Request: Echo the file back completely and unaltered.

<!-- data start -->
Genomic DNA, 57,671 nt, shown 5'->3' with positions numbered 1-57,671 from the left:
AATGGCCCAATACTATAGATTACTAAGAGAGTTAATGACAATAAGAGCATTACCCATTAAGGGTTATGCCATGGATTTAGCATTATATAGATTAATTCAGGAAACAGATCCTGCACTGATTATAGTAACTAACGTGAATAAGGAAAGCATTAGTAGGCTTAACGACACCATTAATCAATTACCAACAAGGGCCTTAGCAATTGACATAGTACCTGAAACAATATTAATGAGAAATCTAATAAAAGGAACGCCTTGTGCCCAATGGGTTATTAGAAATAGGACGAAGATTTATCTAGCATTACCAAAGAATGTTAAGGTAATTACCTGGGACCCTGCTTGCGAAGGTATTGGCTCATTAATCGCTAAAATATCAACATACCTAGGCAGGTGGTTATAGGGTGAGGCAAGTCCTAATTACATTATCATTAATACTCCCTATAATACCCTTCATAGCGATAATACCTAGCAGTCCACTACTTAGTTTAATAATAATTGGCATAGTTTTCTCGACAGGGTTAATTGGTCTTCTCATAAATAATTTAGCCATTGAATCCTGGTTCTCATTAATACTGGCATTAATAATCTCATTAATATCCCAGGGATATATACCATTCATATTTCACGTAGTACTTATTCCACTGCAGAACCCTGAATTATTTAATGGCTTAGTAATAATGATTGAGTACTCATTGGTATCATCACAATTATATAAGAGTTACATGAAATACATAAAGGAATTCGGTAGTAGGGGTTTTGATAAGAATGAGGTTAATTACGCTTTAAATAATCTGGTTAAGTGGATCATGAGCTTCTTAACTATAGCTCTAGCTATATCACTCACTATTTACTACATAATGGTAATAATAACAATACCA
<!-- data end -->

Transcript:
Genomic DNA, 57,671 nt, shown 5'->3' with positions numbered 1-57,671 from the left:
AATGGCCCAATACTATAGATTACTAAGAGAGTTAATGACAATAAGAGCATTACCCATTAAGGGTTATGCCATGGATTTAGCATTATATAGATTAATTCAGGAAACAGATCCTGCACTGATTATAGTAACTAACGTGAATAAGGAAAGCATTAGTAGGCTTAACGACACCATTAATCAATTACCAACAAGGGCCTTAGCAATTGACATAGTACCTGAAACAATATTAATGAGAAATCTAATAAAAGGAACGCCTTGTGCCCAATGGGTTATTAGAAATAGGACGAAGATTTATCTAGCATTACCAAAGAATGTTAAGGTAATTACCTGGGACCCTGCTTGCGAAGGTATTGGCTCATTAATCGCTAAAATATCAACATACCTAGGCAGGTGGTTATAGGGTGAGGCAAGTCCTAATTACATTATCATTAATACTCCCTATAATACCCTTCATAGCGATAATACCTAGCAGTCCACTACTTAGTTTAATAATAATTGGCATAGTTTTCTCGACAGGGTTAATTGGTCTTCTCATAAATAATTTAGCCATTGAATCCTGGTTCTCATTAATACTGGCATTAATAATCTCATTAATATCCCAGGGATATATACCATTCATATTTCACGTAGTACTTATTCCACTGCAGAACCCTGAATTATTTAATGGCTTAGTAATAATGATTGAGTACTCATTGGTATCATCACAATTATATAAGAGTTACATGAAATACATAAAGGAATTCGGTAGTAGGGGTTTTGATAAGAATGAGGTTAATTACGCTTTAAATAATCTGGTTAAGTGGATCATGAGCTTCTTAACTATAGCTCTAGCTATATCACTCACTATTTACTACATAATGGTAATAATAACAATACCA